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What is chickenpox?
Chickenpox is a highly contagious illness caused by the varicella-zoster virus (VZV), a type of herpes virus. It is characterized by an itchy rash on the face, scalp and trunk with pink spots and tiny fluid-filled blisters that dry and become scabs four to five days later. Serious complications can occur mainly in infants, adolescents, adults and persons with a weakened immune system. These complications include bacterial infections of skin blisters, pneumonia, and encephalitis (inflammation of the brain).
Who gets chickenpox?
Chickenpox is a common childhood illness with 90 percent of the cases occurring in children younger than ten years of age.
How is chickenpox spread?
Chickenpox is transmitted from person to person by directly touching the blisters, saliva or mucus of an infected person. The virus can also be transmitted through the air by coughing and sneezing. Chickenpox can be spread indirectly by touching contaminated items freshly soiled, such as clothing, from an infected person. Blisters that are dry and crusted are no longer able to spread chickenpox.
What are the symptoms of chickenpox?
The best-known signs of chickenpox are:
- A red, itchy rash that initially may look like insect bites
- Small, liquid-filled blisters that break open and crust over
The chickenpox rash occurs in three stages. First, there are raised pink or red bumps (papules). These bumps will turn into fluid-filled blisters (vesicles). And finally, the vesicles will crust over and scab. It is possible that all three of these stages may occur at once. Common spots for the rash include the face, scalp, chest and back.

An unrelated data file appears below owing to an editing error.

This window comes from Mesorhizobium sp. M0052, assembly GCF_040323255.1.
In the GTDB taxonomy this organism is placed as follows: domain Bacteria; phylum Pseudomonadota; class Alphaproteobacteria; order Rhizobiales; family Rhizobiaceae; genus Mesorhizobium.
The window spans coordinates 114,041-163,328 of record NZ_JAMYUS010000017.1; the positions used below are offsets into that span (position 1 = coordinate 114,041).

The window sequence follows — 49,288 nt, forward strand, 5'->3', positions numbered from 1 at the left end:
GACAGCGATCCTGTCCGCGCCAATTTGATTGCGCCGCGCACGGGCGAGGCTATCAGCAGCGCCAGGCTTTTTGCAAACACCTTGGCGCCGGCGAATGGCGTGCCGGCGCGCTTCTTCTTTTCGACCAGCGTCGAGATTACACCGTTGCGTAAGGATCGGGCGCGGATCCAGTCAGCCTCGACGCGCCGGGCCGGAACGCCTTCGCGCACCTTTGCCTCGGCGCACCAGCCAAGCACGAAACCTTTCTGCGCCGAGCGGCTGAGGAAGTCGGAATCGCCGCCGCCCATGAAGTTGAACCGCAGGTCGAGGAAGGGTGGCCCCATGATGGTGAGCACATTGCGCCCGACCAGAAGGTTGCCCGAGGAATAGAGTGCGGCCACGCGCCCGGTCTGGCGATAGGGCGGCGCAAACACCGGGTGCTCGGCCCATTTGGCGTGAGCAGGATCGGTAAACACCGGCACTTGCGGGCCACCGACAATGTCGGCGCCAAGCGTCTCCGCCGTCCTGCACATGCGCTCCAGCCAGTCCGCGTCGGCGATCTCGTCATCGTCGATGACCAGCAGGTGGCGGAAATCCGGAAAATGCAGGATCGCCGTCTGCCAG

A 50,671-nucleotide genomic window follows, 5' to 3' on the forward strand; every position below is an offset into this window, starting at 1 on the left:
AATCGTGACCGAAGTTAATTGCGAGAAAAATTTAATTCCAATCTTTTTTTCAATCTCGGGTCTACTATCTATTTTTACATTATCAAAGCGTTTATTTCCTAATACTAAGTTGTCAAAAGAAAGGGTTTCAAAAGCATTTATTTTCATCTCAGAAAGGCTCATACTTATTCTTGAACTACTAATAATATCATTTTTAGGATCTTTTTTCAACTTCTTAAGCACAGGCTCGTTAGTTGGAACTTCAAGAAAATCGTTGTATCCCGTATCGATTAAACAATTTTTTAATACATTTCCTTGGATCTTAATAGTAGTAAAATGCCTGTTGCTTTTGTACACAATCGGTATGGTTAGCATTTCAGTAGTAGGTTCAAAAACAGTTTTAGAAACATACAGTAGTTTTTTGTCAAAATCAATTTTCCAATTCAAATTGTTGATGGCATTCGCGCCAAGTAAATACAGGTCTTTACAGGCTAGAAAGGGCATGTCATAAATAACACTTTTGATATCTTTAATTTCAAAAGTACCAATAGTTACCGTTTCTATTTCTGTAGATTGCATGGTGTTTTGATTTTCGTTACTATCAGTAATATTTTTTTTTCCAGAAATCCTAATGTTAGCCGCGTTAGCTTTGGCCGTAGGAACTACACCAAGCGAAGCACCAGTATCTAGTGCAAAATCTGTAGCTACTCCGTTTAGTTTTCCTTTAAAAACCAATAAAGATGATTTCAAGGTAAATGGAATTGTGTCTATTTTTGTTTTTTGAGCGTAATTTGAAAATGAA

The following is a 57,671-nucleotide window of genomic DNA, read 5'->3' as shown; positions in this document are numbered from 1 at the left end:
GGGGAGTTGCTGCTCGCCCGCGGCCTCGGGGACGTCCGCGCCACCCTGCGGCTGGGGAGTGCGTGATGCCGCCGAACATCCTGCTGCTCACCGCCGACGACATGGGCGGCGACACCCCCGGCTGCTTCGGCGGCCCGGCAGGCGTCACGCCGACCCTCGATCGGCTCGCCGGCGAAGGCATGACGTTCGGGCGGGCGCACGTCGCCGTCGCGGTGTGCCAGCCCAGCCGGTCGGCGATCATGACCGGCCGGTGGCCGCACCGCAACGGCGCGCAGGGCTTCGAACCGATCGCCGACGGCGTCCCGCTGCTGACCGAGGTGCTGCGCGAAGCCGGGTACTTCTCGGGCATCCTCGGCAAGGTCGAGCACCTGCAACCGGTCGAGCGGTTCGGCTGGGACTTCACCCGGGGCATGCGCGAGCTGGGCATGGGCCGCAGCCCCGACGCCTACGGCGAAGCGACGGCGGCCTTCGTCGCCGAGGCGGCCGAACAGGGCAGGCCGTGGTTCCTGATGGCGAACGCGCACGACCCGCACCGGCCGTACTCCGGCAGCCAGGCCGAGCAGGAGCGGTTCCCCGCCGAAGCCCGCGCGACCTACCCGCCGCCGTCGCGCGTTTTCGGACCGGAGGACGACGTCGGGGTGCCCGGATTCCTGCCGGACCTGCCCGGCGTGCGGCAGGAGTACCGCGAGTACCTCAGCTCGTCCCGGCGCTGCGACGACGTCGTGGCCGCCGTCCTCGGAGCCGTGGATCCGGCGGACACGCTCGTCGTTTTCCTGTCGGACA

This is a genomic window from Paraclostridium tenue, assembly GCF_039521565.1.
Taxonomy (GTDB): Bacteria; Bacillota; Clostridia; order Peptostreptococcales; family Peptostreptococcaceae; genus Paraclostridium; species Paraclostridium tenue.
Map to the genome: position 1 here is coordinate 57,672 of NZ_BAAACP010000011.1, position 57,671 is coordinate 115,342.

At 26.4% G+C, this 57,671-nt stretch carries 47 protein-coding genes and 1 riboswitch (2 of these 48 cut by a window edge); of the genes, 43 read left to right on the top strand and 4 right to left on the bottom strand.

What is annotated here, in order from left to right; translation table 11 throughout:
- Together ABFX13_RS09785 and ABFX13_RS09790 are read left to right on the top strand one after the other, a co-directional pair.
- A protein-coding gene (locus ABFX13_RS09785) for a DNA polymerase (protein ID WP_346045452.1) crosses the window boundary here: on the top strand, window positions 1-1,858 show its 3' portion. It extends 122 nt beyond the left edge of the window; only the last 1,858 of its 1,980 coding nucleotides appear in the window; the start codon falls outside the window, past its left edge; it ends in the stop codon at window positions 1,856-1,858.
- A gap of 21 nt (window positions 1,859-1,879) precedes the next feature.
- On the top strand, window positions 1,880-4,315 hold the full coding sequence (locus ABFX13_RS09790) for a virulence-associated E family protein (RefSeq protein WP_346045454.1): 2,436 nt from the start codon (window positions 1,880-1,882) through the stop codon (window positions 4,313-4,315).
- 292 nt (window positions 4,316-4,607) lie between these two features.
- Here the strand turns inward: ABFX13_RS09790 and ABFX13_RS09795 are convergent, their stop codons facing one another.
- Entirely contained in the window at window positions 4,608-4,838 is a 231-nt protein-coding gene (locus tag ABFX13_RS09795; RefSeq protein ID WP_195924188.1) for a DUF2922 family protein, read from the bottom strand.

The rash may be preceded or accompanied by:
- Abdominal pain or loss of appetite
- General feeling of unease or discomfort or irritability
- A dry cough
The disease is usually more serious in young infants and adults than in children.
How soon do symptoms appear?
Symptoms commonly appear 14 to 16 days (range of 20 to 21 days) after exposure to someone with chickenpox or herpes zoster (shingles).
What are the complications associated with chickenpox?
Serious complications occur mainly in infants, adolescents, adults and persons with a weakened immune system. These complications include bacterial infections of skin blisters, pneumonia, and encephalitis (inflammation of the brain).
If a woman is infected during the first 20 weeks of pregnancy, her baby has a 1 in 100 risk of having serious birth defects such as shortening and scarring of the limbs, cataracts, small head size, abnormal development of the brain and mental retardation.
Newborn children (less than one month old) whose mothers are not immune may suffer severe, prolonged or fatal chickenpox. Also, any person with a weakened immune system, including those with cancer, human immunodeficiency virus (HIV) or taking drugs that suppress the immune system (such as high dose prednisone for asthma) may have an increased risk of developing a severe form of chickenpox or shingles.